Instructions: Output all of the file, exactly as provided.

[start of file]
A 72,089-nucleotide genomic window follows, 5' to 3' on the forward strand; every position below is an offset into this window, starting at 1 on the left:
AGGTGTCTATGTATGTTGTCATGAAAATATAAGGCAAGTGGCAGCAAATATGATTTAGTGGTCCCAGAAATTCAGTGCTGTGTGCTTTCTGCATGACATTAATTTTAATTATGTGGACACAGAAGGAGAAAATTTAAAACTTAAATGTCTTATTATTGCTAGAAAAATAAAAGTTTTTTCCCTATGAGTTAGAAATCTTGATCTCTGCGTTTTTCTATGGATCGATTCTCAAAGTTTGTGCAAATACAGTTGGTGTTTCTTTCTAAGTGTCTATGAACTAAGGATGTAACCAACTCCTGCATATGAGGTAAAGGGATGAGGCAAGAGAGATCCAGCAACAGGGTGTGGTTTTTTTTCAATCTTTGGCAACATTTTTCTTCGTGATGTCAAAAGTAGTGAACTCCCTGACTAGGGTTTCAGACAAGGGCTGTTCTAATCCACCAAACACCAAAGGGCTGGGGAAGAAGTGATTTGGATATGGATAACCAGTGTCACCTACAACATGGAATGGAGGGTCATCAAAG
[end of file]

A 72,089-nucleotide genomic window follows, 5' to 3' on the forward strand; every position below is an offset into this window, starting at 1 on the left:
AGGTGTCTATGTATGTTGTCATGAAAATATAAGGCAAGTGGCAGCAAATATGATTTAGTGGTCCCAGAAATTCAGTGCTGTGTGCTTTCTGCATGACATTAATTTTAATTATGTGGACACAGAAGGAGAAAATTTAAAACTTAAATGTCTTATTATTGCTAGAAAAATAAAAGTTTTTTCCCTATGAGTTAGAAATCTTGATCTCTGCGTTTTTCTATGGATCGATTCTCAAAGTTTGTGCAAATACAGTTGGTGTTTCTTTCTAAGTGTCTATGAACTAAGGATGTAACCAACTCCTGCATATGAGGTAAAGGGATGAGGCAAGAGAGATCCAGCAACAGGGTGTGGTTTTTTTTCAATCTTTGGCAACATTTTTCTTCGTGATGTCAAAAGTAGTGAACTCCCTGACTAGGGTTTCAGACAAGGGCTGTTCTAATCCACCAAACACCAAAGGGCTGGGGAAGAAGTGATTTGGATATGGATAACCAGTGTCACCTACAACATGGAATGGAGGGTCATCAAAG